The Walking Dead season 11, episode 4 recap
Like “Find Me”, “Rendition” is also Daryl-focused, and like “Hunted” last week, it’s also largely predicated on the relationship between two people.
But Daryl’s beau, Leah, turns out to actually be a Reaper, so rather than taking away from the overarching plot this latest installment is able to pull double-duty, both character and plot-focused.
There are some obvious logical leaps designed to get everyone into position — we’re basically redoing Negan’s infiltration of the Whisperers — but the quasi-romantic angle is compelling and the Reapers’ leader, Pope (Ritchie Coster), is clearly unhinged enough to be a threat, even if his God-bothering cult leader vibe hardly strikes as new.
But that religiosity is the big takeaway from the entire Reaper setup. After a brief scuffle out in the woods, Daryl is separated from Dog and left alone, though quickly runs into both Dog and Leah, and finds himself a captive.
His angle is that he isn’t part of the larger group that the Reapers have been chasing. When he was shacked up with Leah he had been living alone in the woods, so this isn’t a ridiculous claim. But it means that Daryl has to deny all knowledge of his friends, instead tactically drip-feeding vague suggestions about their leadership — and exaggerated their size — in order to gain Leah’s trust.
He doesn’t break under waterboarding, at least in part because Leah cuts the torture short, and keeps up the ruse while imprisoned alongside one of Maggie’s people.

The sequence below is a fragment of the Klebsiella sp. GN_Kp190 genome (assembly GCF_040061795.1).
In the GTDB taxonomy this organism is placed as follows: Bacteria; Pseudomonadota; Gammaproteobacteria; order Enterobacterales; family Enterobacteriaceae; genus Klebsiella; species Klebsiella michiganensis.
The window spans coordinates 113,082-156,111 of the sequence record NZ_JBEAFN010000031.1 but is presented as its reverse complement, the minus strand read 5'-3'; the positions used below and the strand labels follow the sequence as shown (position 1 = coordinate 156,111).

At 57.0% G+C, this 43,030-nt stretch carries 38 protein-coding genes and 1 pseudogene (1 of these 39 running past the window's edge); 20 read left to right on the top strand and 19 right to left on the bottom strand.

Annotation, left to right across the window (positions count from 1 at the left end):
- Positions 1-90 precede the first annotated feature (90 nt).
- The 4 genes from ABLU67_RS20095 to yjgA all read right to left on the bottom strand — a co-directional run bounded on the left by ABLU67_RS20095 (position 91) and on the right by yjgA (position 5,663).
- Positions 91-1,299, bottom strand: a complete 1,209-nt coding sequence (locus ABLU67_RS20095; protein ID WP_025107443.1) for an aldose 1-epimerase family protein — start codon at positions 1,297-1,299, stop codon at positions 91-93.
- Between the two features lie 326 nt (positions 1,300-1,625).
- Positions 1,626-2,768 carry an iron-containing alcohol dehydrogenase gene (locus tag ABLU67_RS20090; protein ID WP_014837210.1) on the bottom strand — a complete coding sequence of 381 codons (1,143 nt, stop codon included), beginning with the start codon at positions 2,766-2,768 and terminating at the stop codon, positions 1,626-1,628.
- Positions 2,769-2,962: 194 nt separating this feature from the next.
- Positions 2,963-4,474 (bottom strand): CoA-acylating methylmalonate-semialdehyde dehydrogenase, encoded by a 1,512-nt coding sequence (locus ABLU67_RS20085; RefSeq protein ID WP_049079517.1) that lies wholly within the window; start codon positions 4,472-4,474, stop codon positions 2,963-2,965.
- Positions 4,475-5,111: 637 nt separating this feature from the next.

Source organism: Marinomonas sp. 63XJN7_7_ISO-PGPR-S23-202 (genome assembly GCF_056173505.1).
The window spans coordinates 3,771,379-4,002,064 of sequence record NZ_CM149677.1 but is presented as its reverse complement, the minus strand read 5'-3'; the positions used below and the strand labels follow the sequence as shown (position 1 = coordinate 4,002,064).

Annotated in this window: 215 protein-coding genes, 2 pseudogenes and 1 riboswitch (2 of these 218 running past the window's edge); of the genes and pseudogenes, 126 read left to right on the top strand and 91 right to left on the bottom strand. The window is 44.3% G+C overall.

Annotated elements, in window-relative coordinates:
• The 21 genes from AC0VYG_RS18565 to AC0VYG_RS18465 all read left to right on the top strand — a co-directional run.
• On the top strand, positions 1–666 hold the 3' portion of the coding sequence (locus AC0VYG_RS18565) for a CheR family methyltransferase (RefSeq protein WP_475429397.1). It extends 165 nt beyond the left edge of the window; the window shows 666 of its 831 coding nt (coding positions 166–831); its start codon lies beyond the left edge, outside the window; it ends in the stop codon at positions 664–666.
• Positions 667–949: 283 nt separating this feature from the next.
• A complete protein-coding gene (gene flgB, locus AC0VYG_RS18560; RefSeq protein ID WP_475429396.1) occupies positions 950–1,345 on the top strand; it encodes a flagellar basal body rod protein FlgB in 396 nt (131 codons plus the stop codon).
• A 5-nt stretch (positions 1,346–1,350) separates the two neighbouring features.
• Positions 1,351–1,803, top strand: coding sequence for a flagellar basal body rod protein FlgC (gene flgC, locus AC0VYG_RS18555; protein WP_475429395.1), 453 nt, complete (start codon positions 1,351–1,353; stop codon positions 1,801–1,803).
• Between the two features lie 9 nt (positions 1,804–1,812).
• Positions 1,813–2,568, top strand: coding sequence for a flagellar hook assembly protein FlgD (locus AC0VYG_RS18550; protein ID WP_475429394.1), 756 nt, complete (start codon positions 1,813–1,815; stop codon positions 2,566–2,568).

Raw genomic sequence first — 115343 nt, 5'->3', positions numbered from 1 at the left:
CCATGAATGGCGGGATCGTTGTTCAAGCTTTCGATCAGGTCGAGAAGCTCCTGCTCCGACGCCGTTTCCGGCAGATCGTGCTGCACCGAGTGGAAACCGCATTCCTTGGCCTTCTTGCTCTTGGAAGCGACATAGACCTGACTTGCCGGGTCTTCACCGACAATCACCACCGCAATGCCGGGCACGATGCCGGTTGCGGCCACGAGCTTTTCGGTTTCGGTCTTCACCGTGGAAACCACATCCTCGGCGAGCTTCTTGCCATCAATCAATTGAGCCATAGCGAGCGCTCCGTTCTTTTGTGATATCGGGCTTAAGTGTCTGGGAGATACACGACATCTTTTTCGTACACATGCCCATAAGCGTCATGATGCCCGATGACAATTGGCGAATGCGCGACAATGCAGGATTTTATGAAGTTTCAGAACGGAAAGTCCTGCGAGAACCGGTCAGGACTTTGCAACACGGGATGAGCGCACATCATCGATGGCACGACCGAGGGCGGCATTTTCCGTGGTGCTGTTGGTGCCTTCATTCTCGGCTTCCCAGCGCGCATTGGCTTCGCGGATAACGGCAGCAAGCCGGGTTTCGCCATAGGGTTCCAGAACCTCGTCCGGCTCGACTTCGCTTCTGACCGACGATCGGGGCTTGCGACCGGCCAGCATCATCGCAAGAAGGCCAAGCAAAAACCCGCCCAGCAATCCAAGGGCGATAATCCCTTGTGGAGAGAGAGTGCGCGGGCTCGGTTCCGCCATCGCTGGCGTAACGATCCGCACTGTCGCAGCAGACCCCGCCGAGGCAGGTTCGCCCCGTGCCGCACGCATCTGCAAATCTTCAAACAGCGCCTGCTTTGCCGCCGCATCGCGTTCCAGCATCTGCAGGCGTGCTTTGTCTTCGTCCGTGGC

All the while, “Rendition” makes oblique reference to “the one we answer to”, though it hardly keeps Pope sidelined for long.
Having bought into Daryl’s story, Leah recommends that he sticks around and becomes a fully-fledged member of the Reapers, which Pope seems surprisingly agreeable to, albeit after a test that involves dragging Daryl to a shack and setting the place on fire with him and Leah both inside to see how he responds.
Still evidently being smitten, he saves Leah before himself, which means he passes the test. Baptized by the fire, Daryl is inducted into the ranks of the Reapers, which earns him a brief but backstory-heavy meeting with Pope.
Information is still pretty thin on the ground. The Reapers were once soldiers who, after experiencing profound physical and psychological losses in Afghanistan before returning home to a country they could no longer assimilate into, turned to lucrative though morally questionable mercenary work.
This continued until the end of the world, “The Fall”, as Pope describes it, and at some point between then and now he went bananas, coming to believe that the Reapers are God’s soldiers, doing holy work. Daryl remains understandably unconvinced.
But Pope is evidently not to be trifled with. Outside, while the group eats and enjoys each other’s company, Pope starts to proselytize, and you just know he’s going to do something crazy.
Lo and behold, he does. Given one of their number has recently died, he’s especially antsy and suspicious about the soldier who carried him — his “brother” — ten miles on his back. That back is injured, and by Pope’s logic, the only way one’s back gets injured is by turning it towards the enemy.
This isn’t the Reaper way, of course, so Pope throws the guy into the fire and holds him face-down underfoot until he dies in melting agony. It looks like Daryl is going to have some acting to do.
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